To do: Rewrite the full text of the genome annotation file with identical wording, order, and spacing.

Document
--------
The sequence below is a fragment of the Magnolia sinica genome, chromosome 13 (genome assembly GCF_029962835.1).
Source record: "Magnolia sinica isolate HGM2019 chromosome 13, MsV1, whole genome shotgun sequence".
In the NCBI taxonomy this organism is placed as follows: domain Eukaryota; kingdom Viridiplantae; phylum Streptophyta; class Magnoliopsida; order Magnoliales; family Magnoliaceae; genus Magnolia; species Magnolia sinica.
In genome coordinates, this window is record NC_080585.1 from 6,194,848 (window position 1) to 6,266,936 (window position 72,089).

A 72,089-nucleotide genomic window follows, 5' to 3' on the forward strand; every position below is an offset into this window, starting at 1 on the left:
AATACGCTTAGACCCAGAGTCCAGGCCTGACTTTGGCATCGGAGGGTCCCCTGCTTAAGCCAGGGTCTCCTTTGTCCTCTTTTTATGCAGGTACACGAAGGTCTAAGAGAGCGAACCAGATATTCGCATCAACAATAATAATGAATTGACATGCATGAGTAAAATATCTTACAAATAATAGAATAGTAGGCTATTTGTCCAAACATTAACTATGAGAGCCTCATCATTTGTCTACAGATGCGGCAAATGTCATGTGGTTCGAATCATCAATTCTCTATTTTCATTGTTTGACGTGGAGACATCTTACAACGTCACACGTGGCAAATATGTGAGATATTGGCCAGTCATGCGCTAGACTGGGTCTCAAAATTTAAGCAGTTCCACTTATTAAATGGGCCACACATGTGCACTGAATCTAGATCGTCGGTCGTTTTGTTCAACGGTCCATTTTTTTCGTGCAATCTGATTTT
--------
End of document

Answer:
The sequence below is a fragment of the Magnolia sinica genome, chromosome 13 (genome assembly GCF_029962835.1).
Source record: "Magnolia sinica isolate HGM2019 chromosome 13, MsV1, whole genome shotgun sequence".
In the NCBI taxonomy this organism is placed as follows: domain Eukaryota; kingdom Viridiplantae; phylum Streptophyta; class Magnoliopsida; order Magnoliales; family Magnoliaceae; genus Magnolia; species Magnolia sinica.
In genome coordinates, this window is record NC_080585.1 from 6,194,848 (window position 1) to 6,266,936 (window position 72,089).

A 72,089-nucleotide genomic window follows, 5' to 3' on the forward strand; every position below is an offset into this window, starting at 1 on the left:
AATACGCTTAGACCCAGAGTCCAGGCCTGACTTTGGCATCGGAGGGTCCCCTGCTTAAGCCAGGGTCTCCTTTGTCCTCTTTTTATGCAGGTACACGAAGGTCTAAGAGAGCGAACCAGATATTCGCATCAACAATAATAATGAATTGACATGCATGAGTAAAATATCTTACAAATAATAGAATAGTAGGCTATTTGTCCAAACATTAACTATGAGAGCCTCATCATTTGTCTACAGATGCGGCAAATGTCATGTGGTTCGAATCATCAATTCTCTATTTTCATTGTTTGACGTGGAGACATCTTACAACGTCACACGTGGCAAATATGTGAGATATTGGCCAGTCATGCGCTAGACTGGGTCTCAAAATTTAAGCAGTTCCACTTATTAAATGGGCCACACATGTGCACTGAATCTAGATCGTCGGTCGTTTTGTTCAACGGTCCATTTTTTTCGTGCAATCTGATTTT